Booleans are named after George Boole, a self-taught logician. He described a system of logic in an 1854 book, The Laws of Thought, that was edited by his wife Mary Everest Boole, another self-taught logician. According to Mary, George was inspired by Indian logic systems dating back to 500 BCE. We can actually find the origins of many "modern" computer science concepts in ancient systems of India, Africa, or the Mediterranean.

And look, another reference to Indian scholars from thousands of years ago! It makes me wonder how many times logic was independently invented across the world.

Those are the places I found so far where I could diversify the historical mentions. Unfortunately, most inventors are still male and from the upper class of society, since we history rarely hear from oppressed genders and classes. 

I’d love to know if other CS teachers have discovered ways to #DisruptTexts in your CS classrooms. 

Monday, July 4, 2022

How to audit CS61A

I taught/co-taught CS61A at UC Berkeley for the last three semesters. Since it is a fairly well known class, I often get asked how to audit the class, both by Berkeley students and people outside of Berkeley.

Generally, CS61A materials are accessible online, so you don’t need special permission to audit the class. Here are some tips I often give, however.

If you are happy to follow the pace of the current semester (i.e. summer/winter/fall), then use the materials at You will need to wait for assignments to be released, and you can see those release dates on the front page calendar. 

Otherwise, if you want to be able to blaze through the materials at your own pace, you can access previous semesters by navigating to <semester><year>, where <semester> is either “su”, “fa”, or “sp”, and <year> is the last two digits of the year. For example, is the spring 2022 semester when I solo taught, and is the fall 2021 semester when I co-taught with John Denero. Each semester differs slightly in terms of content and instructor. Denero is the most common instructor and the one who originally created the Python version of the course (CS61A was originally taught 100% in Scheme).

All the assignments (labs/homeworks/projects) are autograded using a system called OKPy that checks whether your code passes the tests. By default, the OKPy command asks you to login to a Berkeley account for backup/submission purposes, but you can bypass that check by adding `-- local` to the command. That allows you to check all your work locally regardless of whether you're a Berkeley student or not. 

The official solutions for the assignments are only available during the current semester, released ~3 days after assignments are due, but are taken down once the semester is over. So, if you think you'd benefit from seeing the official solutions, you should follow along with the current semester instead of going through a previous semester's materials.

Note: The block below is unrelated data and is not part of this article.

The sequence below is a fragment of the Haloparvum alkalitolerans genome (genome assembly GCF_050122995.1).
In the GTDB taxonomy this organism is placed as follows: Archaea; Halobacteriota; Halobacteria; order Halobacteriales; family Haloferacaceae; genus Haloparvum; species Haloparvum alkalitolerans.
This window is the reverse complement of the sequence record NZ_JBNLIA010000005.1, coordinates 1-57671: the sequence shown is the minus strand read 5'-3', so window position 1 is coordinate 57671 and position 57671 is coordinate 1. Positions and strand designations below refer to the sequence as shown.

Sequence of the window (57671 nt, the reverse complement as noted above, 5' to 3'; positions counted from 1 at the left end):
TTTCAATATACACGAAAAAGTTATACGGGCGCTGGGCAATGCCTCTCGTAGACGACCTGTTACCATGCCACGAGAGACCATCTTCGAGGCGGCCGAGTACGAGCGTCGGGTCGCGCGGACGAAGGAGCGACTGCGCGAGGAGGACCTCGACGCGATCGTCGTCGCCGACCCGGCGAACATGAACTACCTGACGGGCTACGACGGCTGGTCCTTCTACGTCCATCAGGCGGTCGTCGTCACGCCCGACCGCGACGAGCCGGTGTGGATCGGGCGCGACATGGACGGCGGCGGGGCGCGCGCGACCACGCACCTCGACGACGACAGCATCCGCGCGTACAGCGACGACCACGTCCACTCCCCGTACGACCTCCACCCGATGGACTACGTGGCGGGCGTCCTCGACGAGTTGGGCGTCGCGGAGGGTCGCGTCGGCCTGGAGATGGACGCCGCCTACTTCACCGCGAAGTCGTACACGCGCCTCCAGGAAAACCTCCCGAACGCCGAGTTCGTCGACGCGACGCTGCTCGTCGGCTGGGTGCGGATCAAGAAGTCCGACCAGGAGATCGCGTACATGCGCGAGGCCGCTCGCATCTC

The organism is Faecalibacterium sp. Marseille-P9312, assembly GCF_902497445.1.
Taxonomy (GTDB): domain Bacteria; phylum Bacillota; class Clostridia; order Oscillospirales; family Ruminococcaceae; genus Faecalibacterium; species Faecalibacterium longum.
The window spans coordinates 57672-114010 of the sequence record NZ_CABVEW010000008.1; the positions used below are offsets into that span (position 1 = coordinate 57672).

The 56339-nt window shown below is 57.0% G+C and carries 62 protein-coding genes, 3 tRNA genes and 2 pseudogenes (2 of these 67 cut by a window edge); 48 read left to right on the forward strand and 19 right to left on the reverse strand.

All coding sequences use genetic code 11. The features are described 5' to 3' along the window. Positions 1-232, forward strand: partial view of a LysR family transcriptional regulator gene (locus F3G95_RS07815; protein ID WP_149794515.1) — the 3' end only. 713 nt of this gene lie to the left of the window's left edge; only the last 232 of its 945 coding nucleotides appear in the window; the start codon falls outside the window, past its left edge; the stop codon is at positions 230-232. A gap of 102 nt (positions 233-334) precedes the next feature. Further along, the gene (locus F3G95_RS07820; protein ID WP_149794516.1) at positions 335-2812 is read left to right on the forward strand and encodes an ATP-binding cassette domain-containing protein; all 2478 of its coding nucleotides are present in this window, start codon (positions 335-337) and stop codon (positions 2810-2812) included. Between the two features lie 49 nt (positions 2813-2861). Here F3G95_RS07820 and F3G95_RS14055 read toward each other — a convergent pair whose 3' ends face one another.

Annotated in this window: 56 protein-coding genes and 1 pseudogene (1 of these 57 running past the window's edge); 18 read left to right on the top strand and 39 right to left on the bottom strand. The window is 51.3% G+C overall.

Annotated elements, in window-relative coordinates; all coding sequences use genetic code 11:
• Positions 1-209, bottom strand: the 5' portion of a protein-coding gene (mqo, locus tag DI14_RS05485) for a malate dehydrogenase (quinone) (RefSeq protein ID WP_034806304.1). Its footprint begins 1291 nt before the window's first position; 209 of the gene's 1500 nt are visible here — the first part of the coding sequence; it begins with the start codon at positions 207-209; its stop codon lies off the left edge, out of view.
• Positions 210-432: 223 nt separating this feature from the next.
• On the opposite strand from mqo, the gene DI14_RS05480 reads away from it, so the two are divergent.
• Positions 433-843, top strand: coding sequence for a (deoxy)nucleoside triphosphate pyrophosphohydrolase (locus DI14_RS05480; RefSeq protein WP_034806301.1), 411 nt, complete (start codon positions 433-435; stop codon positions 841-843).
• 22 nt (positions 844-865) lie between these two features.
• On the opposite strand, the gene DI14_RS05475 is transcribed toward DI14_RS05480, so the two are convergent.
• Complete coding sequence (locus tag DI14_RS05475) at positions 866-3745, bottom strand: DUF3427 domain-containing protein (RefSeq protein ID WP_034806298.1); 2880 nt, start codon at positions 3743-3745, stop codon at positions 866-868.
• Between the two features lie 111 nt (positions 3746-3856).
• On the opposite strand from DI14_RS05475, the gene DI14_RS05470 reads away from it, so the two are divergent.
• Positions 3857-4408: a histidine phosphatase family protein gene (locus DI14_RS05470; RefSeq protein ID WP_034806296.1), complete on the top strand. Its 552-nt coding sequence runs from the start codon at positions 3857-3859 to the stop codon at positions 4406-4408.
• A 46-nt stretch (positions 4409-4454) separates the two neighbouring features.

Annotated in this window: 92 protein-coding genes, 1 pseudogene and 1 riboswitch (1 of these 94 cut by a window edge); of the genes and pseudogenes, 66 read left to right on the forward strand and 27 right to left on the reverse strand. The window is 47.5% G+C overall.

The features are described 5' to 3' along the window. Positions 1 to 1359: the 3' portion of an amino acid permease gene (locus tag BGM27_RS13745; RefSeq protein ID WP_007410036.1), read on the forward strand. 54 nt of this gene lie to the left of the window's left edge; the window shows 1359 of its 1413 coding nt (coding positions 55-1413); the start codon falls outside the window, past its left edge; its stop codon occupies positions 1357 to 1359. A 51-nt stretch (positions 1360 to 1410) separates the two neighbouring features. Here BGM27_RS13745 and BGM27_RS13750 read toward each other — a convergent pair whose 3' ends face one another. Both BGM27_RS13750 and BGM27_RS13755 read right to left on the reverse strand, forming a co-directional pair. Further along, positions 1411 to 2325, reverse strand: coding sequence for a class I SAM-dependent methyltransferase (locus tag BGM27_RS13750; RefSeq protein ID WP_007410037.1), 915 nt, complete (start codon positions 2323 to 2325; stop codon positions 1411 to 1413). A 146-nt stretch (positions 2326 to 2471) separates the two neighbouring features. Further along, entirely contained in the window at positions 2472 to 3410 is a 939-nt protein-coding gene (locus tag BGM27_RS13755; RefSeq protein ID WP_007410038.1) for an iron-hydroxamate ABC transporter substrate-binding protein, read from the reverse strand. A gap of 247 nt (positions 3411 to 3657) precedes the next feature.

Lecture slides are linked from the front page calendar. The lectures themselves are either over Zoom or in-person, depending on the semester. If you're in the Berkeley area, you actually can stop by the lectures in-person. However, if you're not a Berkeley student, you typically cannot access the lecture recordings, as they are uploaded to services that require a Berkeley account. We have to keep the recordings internal for legal reasons, as the recordings are not properly closed captioned, and any published recordings from a university must be closed captioned. 

However, John Denero has a set of pre-recorded lectures that are closed captioned and available on YouTube. Those lectures are often linked from in some way. For, follow the "Playlist" link under each lecture title. For, click the lecture title and watch the embedded player. For summer 2022, click "Precorded" under each lecture title. When Denero is one of the lecturers of the semester, his videos are often fairly well aligned with the official lectures. However, when he's not one of the lecturers, there will be some divergence in the content, and sometimes there will be no Denero lectures available for a particular topic.

The textbook was written by Denero and is available for free online at The front page calendar has a column which lists which textbook sections are relevant to that lecture. Once again, the textbook readings will be the most aligned in a Denero-taught semester and may be divergent/missing for some topics in non-Denero semesters. 

Typically, the lectures cover similar content as the textbook, so you could decide to only read the textbook or only watch the lectures, and not really be missing anything. When I went through the materials, I primarily read the textbook and only watched videos when I felt like I wasn't really grasping something and wanted another explanation.

Hope that helps!